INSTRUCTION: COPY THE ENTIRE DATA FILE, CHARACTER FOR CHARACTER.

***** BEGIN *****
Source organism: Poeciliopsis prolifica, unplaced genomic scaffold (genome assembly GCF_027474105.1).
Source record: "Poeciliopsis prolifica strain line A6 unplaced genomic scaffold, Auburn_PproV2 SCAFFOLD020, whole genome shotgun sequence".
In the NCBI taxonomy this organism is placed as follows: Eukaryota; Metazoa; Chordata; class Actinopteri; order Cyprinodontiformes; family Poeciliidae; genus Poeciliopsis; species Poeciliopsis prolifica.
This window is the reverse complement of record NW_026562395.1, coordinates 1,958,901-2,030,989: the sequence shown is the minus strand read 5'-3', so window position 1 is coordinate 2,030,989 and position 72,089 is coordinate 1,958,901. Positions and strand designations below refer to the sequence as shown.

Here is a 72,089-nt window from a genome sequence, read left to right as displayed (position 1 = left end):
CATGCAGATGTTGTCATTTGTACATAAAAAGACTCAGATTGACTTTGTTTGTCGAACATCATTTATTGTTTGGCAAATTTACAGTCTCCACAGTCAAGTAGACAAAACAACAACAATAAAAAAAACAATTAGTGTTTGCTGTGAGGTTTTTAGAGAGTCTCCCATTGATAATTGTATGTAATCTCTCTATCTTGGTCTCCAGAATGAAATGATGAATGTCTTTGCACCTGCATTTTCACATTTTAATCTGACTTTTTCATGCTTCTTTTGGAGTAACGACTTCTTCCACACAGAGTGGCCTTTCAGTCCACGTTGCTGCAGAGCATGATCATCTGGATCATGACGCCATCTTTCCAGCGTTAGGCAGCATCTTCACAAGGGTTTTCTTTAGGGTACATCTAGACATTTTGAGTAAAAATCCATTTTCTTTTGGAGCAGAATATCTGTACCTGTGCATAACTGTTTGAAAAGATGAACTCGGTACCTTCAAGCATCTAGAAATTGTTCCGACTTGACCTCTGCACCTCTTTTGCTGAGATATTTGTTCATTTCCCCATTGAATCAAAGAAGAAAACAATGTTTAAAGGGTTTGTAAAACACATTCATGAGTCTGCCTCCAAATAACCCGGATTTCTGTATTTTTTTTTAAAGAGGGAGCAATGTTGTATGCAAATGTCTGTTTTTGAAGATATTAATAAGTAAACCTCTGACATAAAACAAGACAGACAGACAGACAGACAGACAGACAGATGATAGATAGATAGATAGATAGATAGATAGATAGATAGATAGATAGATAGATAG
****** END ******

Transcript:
Source organism: Poeciliopsis prolifica, unplaced genomic scaffold (genome assembly GCF_027474105.1).
Source record: "Poeciliopsis prolifica strain line A6 unplaced genomic scaffold, Auburn_PproV2 SCAFFOLD020, whole genome shotgun sequence".
In the NCBI taxonomy this organism is placed as follows: Eukaryota; Metazoa; Chordata; class Actinopteri; order Cyprinodontiformes; family Poeciliidae; genus Poeciliopsis; species Poeciliopsis prolifica.
This window is the reverse complement of record NW_026562395.1, coordinates 1,958,901-2,030,989: the sequence shown is the minus strand read 5'-3', so window position 1 is coordinate 2,030,989 and position 72,089 is coordinate 1,958,901. Positions and strand designations below refer to the sequence as shown.

Here is a 72,089-nt window from a genome sequence, read left to right as displayed (position 1 = left end):
CATGCAGATGTTGTCATTTGTACATAAAAAGACTCAGATTGACTTTGTTTGTCGAACATCATTTATTGTTTGGCAAATTTACAGTCTCCACAGTCAAGTAGACAAAACAACAACAATAAAAAAAACAATTAGTGTTTGCTGTGAGGTTTTTAGAGAGTCTCCCATTGATAATTGTATGTAATCTCTCTATCTTGGTCTCCAGAATGAAATGATGAATGTCTTTGCACCTGCATTTTCACATTTTAATCTGACTTTTTCATGCTTCTTTTGGAGTAACGACTTCTTCCACACAGAGTGGCCTTTCAGTCCACGTTGCTGCAGAGCATGATCATCTGGATCATGACGCCATCTTTCCAGCGTTAGGCAGCATCTTCACAAGGGTTTTCTTTAGGGTACATCTAGACATTTTGAGTAAAAATCCATTTTCTTTTGGAGCAGAATATCTGTACCTGTGCATAACTGTTTGAAAAGATGAACTCGGTACCTTCAAGCATCTAGAAATTGTTCCGACTTGACCTCTGCACCTCTTTTGCTGAGATATTTGTTCATTTCCCCATTGAATCAAAGAAGAAAACAATGTTTAAAGGGTTTGTAAAACACATTCATGAGTCTGCCTCCAAATAACCCGGATTTCTGTATTTTTTTTTAAAGAGGGAGCAATGTTGTATGCAAATGTCTGTTTTTGAAGATATTAATAAGTAAACCTCTGACATAAAACAAGACAGACAGACAGACAGACAGACAGACAGATGATAGATAGATAGATAGATAGATAGATAGATAGATAGATAGATAGATAGATAG